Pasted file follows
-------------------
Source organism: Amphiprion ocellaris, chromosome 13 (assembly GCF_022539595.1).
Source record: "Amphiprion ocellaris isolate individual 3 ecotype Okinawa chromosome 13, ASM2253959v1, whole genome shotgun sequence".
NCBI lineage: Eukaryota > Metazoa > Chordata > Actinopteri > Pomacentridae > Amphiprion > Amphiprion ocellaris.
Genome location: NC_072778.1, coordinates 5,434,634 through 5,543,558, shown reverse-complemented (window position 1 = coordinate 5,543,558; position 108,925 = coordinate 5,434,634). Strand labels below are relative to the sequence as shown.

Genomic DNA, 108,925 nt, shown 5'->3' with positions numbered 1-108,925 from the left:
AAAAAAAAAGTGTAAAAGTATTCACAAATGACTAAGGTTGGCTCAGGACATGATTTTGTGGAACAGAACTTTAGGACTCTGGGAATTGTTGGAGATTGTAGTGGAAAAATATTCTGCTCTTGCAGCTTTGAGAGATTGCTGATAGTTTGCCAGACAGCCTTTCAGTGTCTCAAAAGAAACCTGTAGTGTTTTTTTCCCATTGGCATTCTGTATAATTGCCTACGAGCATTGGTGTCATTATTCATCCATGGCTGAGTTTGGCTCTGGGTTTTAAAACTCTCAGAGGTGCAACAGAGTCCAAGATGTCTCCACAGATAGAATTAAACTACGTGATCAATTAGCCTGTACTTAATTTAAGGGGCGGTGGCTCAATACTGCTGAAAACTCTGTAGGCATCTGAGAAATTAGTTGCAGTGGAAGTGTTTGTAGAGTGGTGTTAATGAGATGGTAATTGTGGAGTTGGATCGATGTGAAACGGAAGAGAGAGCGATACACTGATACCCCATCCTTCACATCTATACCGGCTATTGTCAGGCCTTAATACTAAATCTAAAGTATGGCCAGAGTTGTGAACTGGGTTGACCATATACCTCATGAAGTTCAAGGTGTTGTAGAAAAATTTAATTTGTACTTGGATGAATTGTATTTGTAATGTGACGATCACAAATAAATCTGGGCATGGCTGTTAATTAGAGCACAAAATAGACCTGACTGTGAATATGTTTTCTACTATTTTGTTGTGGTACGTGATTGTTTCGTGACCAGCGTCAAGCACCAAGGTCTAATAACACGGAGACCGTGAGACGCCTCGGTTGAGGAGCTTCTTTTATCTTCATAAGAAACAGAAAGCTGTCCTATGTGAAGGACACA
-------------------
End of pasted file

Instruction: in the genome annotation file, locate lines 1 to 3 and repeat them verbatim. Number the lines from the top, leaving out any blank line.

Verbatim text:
Source organism: Amphiprion ocellaris, chromosome 13 (assembly GCF_022539595.1).
Source record: "Amphiprion ocellaris isolate individual 3 ecotype Okinawa chromosome 13, ASM2253959v1, whole genome shotgun sequence".
NCBI lineage: Eukaryota > Metazoa > Chordata > Actinopteri > Pomacentridae > Amphiprion > Amphiprion ocellaris.